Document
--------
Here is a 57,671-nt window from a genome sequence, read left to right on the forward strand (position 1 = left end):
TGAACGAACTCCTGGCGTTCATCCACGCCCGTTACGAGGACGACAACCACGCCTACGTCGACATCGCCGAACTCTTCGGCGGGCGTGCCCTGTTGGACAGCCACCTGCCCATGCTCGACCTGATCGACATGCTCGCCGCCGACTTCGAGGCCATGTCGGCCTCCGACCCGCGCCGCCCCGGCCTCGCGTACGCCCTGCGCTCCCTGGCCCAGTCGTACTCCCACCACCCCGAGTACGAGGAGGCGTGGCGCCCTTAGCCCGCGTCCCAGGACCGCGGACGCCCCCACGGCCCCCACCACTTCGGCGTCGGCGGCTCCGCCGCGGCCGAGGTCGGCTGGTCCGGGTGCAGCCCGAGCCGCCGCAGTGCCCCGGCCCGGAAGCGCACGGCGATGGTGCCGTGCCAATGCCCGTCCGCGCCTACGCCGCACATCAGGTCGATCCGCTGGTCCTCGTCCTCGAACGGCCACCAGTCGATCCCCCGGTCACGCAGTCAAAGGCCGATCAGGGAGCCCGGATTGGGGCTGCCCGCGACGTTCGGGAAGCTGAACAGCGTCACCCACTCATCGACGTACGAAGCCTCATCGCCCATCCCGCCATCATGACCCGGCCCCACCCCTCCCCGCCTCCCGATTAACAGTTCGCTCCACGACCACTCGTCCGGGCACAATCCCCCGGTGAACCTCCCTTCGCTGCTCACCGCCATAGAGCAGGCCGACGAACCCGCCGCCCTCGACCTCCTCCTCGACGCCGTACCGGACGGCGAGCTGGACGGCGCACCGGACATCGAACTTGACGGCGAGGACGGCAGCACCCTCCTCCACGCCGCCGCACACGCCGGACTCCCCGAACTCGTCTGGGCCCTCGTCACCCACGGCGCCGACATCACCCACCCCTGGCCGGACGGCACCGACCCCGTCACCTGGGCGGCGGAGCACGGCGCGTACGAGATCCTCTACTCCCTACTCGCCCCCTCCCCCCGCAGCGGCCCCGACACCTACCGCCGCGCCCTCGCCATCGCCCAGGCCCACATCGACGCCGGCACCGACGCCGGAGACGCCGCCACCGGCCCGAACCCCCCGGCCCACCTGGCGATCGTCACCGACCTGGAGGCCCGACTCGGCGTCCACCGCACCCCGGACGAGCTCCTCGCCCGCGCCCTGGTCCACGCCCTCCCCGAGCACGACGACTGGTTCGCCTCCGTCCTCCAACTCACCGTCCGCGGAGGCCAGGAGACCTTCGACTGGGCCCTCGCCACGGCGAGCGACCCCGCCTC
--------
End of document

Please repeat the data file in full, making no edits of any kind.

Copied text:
Here is a 57,671-nt window from a genome sequence, read left to right on the forward strand (position 1 = left end):
TGAACGAACTCCTGGCGTTCATCCACGCCCGTTACGAGGACGACAACCACGCCTACGTCGACATCGCCGAACTCTTCGGCGGGCGTGCCCTGTTGGACAGCCACCTGCCCATGCTCGACCTGATCGACATGCTCGCCGCCGACTTCGAGGCCATGTCGGCCTCCGACCCGCGCCGCCCCGGCCTCGCGTACGCCCTGCGCTCCCTGGCCCAGTCGTACTCCCACCACCCCGAGTACGAGGAGGCGTGGCGCCCTTAGCCCGCGTCCCAGGACCGCGGACGCCCCCACGGCCCCCACCACTTCGGCGTCGGCGGCTCCGCCGCGGCCGAGGTCGGCTGGTCCGGGTGCAGCCCGAGCCGCCGCAGTGCCCCGGCCCGGAAGCGCACGGCGATGGTGCCGTGCCAATGCCCGTCCGCGCCTACGCCGCACATCAGGTCGATCCGCTGGTCCTCGTCCTCGAACGGCCACCAGTCGATCCCCCGGTCACGCAGTCAAAGGCCGATCAGGGAGCCCGGATTGGGGCTGCCCGCGACGTTCGGGAAGCTGAACAGCGTCACCCACTCATCGACGTACGAAGCCTCATCGCCCATCCCGCCATCATGACCCGGCCCCACCCCTCCCCGCCTCCCGATTAACAGTTCGCTCCACGACCACTCGTCCGGGCACAATCCCCCGGTGAACCTCCCTTCGCTGCTCACCGCCATAGAGCAGGCCGACGAACCCGCCGCCCTCGACCTCCTCCTCGACGCCGTACCGGACGGCGAGCTGGACGGCGCACCGGACATCGAACTTGACGGCGAGGACGGCAGCACCCTCCTCCACGCCGCCGCACACGCCGGACTCCCCGAACTCGTCTGGGCCCTCGTCACCCACGGCGCCGACATCACCCACCCCTGGCCGGACGGCACCGACCCCGTCACCTGGGCGGCGGAGCACGGCGCGTACGAGATCCTCTACTCCCTACTCGCCCCCTCCCCCCGCAGCGGCCCCGACACCTACCGCCGCGCCCTCGCCATCGCCCAGGCCCACATCGACGCCGGCACCGACGCCGGAGACGCCGCCACCGGCCCGAACCCCCCGGCCCACCTGGCGATCGTCACCGACCTGGAGGCCCGACTCGGCGTCCACCGCACCCCGGACGAGCTCCTCGCCCGCGCCCTGGTCCACGCCCTCCCCGAGCACGACGACTGGTTCGCCTCCGTCCTCCAACTCACCGTCCGCGGAGGCCAGGAGACCTTCGACTGGGCCCTCGCCACGGCGAGCGACCCCGCCTC